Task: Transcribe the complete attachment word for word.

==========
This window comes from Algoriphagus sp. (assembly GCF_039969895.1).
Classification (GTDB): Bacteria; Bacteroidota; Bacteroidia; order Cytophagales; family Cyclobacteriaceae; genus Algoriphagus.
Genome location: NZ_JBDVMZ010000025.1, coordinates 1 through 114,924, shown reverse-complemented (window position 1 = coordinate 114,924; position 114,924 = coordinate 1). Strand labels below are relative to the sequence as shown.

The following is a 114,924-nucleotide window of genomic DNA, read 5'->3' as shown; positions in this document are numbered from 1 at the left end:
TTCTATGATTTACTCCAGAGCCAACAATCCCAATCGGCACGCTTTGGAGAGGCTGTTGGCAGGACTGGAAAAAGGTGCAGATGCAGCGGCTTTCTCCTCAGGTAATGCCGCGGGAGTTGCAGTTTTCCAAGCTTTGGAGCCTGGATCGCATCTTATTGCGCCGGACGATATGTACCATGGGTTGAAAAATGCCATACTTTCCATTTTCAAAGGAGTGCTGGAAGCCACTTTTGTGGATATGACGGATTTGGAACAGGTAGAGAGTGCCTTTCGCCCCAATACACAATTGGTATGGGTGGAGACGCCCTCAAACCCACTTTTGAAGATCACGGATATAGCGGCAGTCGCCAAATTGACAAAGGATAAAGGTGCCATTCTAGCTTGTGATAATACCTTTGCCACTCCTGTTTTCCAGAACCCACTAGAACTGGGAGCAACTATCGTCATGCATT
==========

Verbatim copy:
This window comes from Algoriphagus sp. (assembly GCF_039969895.1).
Classification (GTDB): Bacteria; Bacteroidota; Bacteroidia; order Cytophagales; family Cyclobacteriaceae; genus Algoriphagus.
Genome location: NZ_JBDVMZ010000025.1, coordinates 1 through 114,924, shown reverse-complemented (window position 1 = coordinate 114,924; position 114,924 = coordinate 1). Strand labels below are relative to the sequence as shown.

The following is a 114,924-nucleotide window of genomic DNA, read 5'->3' as shown; positions in this document are numbered from 1 at the left end:
TTCTATGATTTACTCCAGAGCCAACAATCCCAATCGGCACGCTTTGGAGAGGCTGTTGGCAGGACTGGAAAAAGGTGCAGATGCAGCGGCTTTCTCCTCAGGTAATGCCGCGGGAGTTGCAGTTTTCCAAGCTTTGGAGCCTGGATCGCATCTTATTGCGCCGGACGATATGTACCATGGGTTGAAAAATGCCATACTTTCCATTTTCAAAGGAGTGCTGGAAGCCACTTTTGTGGATATGACGGATTTGGAACAGGTAGAGAGTGCCTTTCGCCCCAATACACAATTGGTATGGGTGGAGACGCCCTCAAACCCACTTTTGAAGATCACGGATATAGCGGCAGTCGCCAAATTGACAAAGGATAAAGGTGCCATTCTAGCTTGTGATAATACCTTTGCCACTCCTGTTTTCCAGAACCCACTAGAACTGGGAGCAACTATCGTCATGCATT